Height as a Proxy for Cognitive and Non-Cognitive Ability

35 Pages Posted: 6 Dec 2010 Last revised: 13 Dec 2010

See all articles by Andreas Schick

Andreas Schick

affiliation not provided to SSRN

Richard H. Steckel

Ohio State University (OSU) - Economics; National Bureau of Economic Research (NBER)

Date Written: December 2010

Abstract

Taller workers receive a substantial wage premium. Studies extending back to the middle of the last century attribute the premium to non-cognitive abilities, which are associated with stature and rewarded in the labor market. More recent research argues that cognitive abilities explain the stature-wage relationship. This paper reconciles the competing views by recognizing that net nutrition, a major determinant of adult height, is integral to our cognitive and non-cognitive development. Using data from Britain's National Childhood Development Study (NCDS), we show that taller children have higher average cognitive and non-cognitive test scores, and that each aptitude accounts for a substantial and roughly equal portion of the stature premium. Together these abilities explain why taller people have higher wages.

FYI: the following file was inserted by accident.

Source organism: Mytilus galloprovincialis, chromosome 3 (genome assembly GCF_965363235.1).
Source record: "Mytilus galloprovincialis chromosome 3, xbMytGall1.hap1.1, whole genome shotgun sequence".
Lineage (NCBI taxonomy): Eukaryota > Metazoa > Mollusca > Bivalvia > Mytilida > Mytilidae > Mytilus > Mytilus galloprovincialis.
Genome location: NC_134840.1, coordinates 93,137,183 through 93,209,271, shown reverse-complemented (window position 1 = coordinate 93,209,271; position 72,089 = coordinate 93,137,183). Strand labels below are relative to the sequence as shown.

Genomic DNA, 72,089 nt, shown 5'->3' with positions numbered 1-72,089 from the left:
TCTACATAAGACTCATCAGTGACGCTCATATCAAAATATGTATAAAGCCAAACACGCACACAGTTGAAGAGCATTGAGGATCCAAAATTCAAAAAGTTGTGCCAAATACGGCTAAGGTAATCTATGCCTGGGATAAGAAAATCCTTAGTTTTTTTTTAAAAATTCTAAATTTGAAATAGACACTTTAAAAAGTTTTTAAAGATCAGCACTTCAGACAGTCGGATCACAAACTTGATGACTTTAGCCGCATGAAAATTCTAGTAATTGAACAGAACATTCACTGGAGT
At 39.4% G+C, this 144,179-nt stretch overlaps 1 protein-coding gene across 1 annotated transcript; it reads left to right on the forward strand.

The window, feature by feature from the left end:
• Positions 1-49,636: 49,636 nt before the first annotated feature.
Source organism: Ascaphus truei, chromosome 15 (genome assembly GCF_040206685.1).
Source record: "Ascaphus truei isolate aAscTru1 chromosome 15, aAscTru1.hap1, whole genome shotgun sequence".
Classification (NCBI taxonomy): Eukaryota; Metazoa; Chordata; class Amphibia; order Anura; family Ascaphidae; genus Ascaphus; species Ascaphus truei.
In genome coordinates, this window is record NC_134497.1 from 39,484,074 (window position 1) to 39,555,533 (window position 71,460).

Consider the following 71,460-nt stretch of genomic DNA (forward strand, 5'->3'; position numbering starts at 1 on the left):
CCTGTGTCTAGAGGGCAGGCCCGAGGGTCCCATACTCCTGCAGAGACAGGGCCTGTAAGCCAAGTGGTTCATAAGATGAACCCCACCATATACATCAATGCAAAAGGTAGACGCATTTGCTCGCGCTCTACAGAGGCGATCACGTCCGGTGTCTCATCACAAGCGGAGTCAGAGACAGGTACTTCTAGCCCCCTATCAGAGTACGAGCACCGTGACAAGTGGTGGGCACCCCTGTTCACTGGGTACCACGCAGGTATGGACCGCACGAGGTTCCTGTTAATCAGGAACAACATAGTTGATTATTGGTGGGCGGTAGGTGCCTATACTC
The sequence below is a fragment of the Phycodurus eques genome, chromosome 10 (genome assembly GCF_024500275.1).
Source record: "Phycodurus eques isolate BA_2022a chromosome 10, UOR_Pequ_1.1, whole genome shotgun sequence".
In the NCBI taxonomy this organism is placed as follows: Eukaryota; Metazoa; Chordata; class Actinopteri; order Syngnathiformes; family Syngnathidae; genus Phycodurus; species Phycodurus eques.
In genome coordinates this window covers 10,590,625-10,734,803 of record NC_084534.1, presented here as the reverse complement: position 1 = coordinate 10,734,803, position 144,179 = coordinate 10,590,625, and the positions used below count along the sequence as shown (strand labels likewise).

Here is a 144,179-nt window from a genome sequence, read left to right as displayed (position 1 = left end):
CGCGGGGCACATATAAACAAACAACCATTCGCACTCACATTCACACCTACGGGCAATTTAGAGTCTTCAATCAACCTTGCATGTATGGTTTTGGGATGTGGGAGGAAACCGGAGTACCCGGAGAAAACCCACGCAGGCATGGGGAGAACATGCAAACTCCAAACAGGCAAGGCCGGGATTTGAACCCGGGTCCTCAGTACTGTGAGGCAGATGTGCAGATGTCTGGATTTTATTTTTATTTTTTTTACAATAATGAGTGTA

Suggested Citation

Schick, Andreas and Steckel, Richard H., Height as a Proxy for Cognitive and Non-Cognitive Ability (December 2010). NBER Working Paper No. w16570, Available at SSRN: https://ssrn.com/abstract=1719930

Andreas Schick (Contact Author)

affiliation not provided to SSRN

No Address Available

Richard H. Steckel

Ohio State University (OSU) - Economics ( email )

1945 North High Street
Columbus, OH 43210-1172
United States
614-292-5008 (Phone)

National Bureau of Economic Research (NBER)

1050 Massachusetts Avenue
Cambridge, MA 02138
United States

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